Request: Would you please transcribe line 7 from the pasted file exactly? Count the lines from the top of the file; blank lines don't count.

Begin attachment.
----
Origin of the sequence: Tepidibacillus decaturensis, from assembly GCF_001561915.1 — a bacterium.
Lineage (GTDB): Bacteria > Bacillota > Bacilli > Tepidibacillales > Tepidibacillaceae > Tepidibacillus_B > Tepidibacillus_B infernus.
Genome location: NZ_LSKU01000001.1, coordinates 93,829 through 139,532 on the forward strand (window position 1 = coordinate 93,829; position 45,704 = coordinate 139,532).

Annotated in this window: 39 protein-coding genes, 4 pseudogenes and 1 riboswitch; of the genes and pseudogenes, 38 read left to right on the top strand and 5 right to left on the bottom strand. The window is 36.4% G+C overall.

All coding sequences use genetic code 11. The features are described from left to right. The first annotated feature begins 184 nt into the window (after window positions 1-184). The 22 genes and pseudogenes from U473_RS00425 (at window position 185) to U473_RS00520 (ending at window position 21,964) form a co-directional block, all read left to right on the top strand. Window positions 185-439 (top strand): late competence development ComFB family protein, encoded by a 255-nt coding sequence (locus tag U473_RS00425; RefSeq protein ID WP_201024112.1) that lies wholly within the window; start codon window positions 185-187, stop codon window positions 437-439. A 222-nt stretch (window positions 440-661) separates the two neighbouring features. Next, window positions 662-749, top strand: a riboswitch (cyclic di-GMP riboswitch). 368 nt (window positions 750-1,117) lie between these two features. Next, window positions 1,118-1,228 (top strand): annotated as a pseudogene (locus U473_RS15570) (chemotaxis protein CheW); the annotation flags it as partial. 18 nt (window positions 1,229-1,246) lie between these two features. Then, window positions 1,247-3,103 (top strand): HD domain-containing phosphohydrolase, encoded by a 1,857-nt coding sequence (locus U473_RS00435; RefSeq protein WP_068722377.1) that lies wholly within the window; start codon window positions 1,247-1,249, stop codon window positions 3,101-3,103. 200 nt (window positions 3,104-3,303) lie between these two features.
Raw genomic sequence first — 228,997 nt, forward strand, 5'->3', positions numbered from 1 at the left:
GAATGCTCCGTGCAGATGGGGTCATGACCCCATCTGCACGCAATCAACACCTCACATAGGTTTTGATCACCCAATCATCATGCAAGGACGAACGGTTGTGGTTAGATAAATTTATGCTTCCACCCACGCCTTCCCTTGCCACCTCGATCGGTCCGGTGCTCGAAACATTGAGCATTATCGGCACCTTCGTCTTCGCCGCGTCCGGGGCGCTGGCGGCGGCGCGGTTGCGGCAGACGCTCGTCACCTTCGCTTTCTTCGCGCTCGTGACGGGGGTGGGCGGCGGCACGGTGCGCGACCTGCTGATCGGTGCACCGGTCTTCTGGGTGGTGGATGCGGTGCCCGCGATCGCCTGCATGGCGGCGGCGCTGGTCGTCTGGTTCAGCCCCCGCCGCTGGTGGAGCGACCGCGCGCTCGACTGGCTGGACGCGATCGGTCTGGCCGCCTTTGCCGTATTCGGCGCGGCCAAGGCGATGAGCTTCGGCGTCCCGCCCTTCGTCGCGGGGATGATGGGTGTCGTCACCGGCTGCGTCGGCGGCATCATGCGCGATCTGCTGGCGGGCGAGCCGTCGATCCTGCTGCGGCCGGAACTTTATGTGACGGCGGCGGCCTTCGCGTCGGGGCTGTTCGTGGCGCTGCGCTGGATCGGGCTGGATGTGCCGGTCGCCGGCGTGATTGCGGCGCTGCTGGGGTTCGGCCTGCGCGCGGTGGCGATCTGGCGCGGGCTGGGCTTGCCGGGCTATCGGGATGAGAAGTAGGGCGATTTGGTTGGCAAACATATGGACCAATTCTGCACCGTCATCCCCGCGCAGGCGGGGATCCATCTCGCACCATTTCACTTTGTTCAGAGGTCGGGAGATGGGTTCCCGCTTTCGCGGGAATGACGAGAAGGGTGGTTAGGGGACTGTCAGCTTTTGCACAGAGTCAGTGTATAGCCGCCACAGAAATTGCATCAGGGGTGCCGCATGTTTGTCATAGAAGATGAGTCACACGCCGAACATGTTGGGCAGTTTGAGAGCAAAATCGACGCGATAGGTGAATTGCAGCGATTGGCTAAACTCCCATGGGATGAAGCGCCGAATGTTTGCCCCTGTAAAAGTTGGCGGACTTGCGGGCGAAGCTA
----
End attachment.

GAATGCTCCGTGCAGATGGGGTCATGACCCCATCTGCACGCAATCAACACCTCACATAGGTTTTGATCACCCAATCATCATGCAAGGACGAACGGTTGTGGTTAGATAAATTTATGCTTCCACCCACGCCTTCCCTTGCCACCTCGATCGGTCCGGTGCTCGAAACATTGAGCATTATCGGCACCTTCGTCTTCGCCGCGTCCGGGGCGCTGGCGGCGGCGCGGTTGCGGCAGACGCTCGTCACCTTCGCTTTCTTCGCGCTCGTGACGGGGGTGGGCGGCGGCACGGTGCGCGACCTGCTGATCGGTGCACCGGTCTTCTGGGTGGTGGATGCGGTGCCCGCGATCGCCTGCATGGCGGCGGCGCTGGTCGTCTGGTTCAGCCCCCGCCGCTGGTGGAGCGACCGCGCGCTCGACTGGCTGGACGCGATCGGTCTGGCCGCCTTTGCCGTATTCGGCGCGGCCAAGGCGATGAGCTTCGGCGTCCCGCCCTTCGTCGCGGGGATGATGGGTGTCGTCACCGGCTGCGTCGGCGGCATCATGCGCGATCTGCTGGCGGGCGAGCCGTCGATCCTGCTGCGGCCGGAACTTTATGTGACGGCGGCGGCCTTCGCGTCGGGGCTGTTCGTGGCGCTGCGCTGGATCGGGCTGGATGTGCCGGTCGCCGGCGTGATTGCGGCGCTGCTGGGGTTCGGCCTGCGCGCGGTGGCGATCTGGCGCGGGCTGGGCTTGCCGGGCTATCGGGATGAGAAGTAGGGCGATTTGGTTGGCAAACATATGGACCAATTCTGCACCGTCATCCCCGCGCAGGCGGGGATCCATCTCGCACCATTTCACTTTGTTCAGAGGTCGGGAGATGGGTTCCCGCTTTCGCGGGAATGACGAGAAGGGTGGTTAGGGGACTGTCAGCTTTTGCACAGAGTCAGTGTATAGCCGCCACAGAAATTGCATCAGGGGTGCCGCATGTTTGTCATAGAAGATGAGTCACACGCCGAACATGTTGGGCAGTTTGAGAGCAAAATCGACGCGATAGGTGAATTGCAGCGATTGGCTAAACTCCCATGGGATGAAGCGCCGAATGTTTGCCCCTGTAAAAGTTGGCGGACTTGCGGGCGAAGCTA